I remember visiting the Rhode Island School of Design when I applied to graduate school there (may they forever rue their shortsightedness). The Chairman of the Fine Arts program said that they taught their students to fail, and try again, and fail, and try again. And Milton Glaser, famous graphic designer and founder of my school, SVA, has said, “You must embrace failure. You must admit what is. You must find out what you’re capable of doing, and what you’re not capable of doing.” I would add to this that sometimes the failure is in the idea, not the execution. Each failure teaches us something, so that if we continue to take risks, we fail up.
Hence the end of the big blue box. I got it to work, my concept was sound, I could imagine the stack of ever-smaller boxes reaching to the ceiling. But then I realized that I was avoiding my studio. I couldn’t make work. That damn blue box was sucking all the air out of my space. Aaah. Space. That was the problem. That studio wasn’t big enough for the both of us. And it wasn’t fun anymore. It was a chore. Art made without passion cannot communicate passion to the viewer. Even giant origami.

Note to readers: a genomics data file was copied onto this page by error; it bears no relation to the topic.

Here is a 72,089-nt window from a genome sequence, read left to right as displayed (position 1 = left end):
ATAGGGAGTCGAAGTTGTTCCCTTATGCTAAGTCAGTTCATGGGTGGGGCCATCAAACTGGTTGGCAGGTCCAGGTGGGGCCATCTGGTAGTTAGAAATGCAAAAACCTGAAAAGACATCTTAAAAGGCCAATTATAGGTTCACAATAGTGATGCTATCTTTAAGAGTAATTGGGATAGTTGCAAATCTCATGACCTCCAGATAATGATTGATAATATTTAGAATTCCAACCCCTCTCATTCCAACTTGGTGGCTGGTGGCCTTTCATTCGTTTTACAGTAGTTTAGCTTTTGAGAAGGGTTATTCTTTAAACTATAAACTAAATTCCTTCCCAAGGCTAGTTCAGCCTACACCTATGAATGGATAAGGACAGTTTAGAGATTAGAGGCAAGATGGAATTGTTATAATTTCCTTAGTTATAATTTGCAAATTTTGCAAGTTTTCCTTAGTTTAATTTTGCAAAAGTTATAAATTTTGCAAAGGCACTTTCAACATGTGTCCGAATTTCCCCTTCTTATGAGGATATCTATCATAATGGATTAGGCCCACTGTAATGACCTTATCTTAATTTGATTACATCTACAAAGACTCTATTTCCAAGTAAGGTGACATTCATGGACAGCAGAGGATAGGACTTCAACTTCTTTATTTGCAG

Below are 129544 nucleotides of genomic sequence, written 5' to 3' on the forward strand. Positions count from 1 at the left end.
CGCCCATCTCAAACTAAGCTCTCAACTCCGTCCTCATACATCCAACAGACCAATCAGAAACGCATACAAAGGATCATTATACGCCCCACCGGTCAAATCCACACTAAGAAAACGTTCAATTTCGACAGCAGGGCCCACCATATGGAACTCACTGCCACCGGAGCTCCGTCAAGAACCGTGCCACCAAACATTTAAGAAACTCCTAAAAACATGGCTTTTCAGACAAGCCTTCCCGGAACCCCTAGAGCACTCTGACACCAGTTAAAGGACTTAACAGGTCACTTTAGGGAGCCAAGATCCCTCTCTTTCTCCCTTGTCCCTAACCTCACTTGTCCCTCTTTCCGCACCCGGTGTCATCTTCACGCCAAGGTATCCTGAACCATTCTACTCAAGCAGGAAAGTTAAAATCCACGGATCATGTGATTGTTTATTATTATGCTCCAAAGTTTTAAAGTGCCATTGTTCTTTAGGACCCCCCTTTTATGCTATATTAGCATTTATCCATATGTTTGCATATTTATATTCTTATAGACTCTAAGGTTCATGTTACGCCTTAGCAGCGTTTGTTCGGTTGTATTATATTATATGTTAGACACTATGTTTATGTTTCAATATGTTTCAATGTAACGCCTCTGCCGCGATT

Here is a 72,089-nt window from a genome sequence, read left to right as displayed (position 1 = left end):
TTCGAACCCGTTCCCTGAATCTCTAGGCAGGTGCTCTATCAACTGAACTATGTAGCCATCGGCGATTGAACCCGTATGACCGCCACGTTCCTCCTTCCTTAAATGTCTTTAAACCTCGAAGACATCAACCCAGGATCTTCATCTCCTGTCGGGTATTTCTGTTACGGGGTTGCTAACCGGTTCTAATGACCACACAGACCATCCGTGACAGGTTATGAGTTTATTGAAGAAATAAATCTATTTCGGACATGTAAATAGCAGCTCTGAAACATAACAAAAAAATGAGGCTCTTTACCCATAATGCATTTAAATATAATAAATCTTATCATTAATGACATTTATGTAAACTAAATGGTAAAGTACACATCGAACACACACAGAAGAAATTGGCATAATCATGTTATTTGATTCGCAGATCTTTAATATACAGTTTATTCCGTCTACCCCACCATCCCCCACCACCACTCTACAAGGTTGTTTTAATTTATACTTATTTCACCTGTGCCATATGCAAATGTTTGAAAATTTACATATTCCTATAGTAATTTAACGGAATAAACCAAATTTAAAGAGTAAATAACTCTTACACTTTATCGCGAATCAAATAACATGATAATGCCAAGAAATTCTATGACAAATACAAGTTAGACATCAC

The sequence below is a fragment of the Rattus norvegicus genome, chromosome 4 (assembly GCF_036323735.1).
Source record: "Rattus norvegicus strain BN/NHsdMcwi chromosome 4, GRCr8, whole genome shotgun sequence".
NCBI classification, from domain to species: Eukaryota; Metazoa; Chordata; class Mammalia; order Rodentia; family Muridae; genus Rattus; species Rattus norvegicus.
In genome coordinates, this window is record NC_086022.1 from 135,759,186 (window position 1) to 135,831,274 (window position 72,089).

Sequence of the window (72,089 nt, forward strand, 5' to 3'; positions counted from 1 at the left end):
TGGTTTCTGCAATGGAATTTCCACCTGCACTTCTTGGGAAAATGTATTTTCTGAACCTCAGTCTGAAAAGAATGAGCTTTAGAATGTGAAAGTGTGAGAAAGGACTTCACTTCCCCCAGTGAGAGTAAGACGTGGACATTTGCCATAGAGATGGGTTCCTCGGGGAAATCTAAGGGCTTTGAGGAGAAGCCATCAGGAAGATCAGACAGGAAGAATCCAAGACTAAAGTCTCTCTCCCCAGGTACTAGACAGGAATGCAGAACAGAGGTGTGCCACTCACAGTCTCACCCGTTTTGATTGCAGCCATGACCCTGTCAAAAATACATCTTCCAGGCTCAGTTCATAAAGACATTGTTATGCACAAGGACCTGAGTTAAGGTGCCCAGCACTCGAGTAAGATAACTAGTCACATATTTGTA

I tentatively approached my friend Rachel, who had toiled so hard with me to make the enormous albatross, and told her I was thinking of getting rid of it. She laughed and said she had wondered how long it would take me to figure out that it had to go. She generously helped me lift the lid, fold it carefully and take it to HER studio. She will no doubt find something incredibly meaningful to do with it. Then I cut all the supports out of the bottom of the box and crumpled the 225 square feet of heavy ocean-blue paper into the world’s largest paperweight. It now sits in an empty studio around the corner. One of my classmates will want it. There is very little waste in communal studio space.
I feel much lighter now, and ready to go back to work. How about some teeny-tiny origami?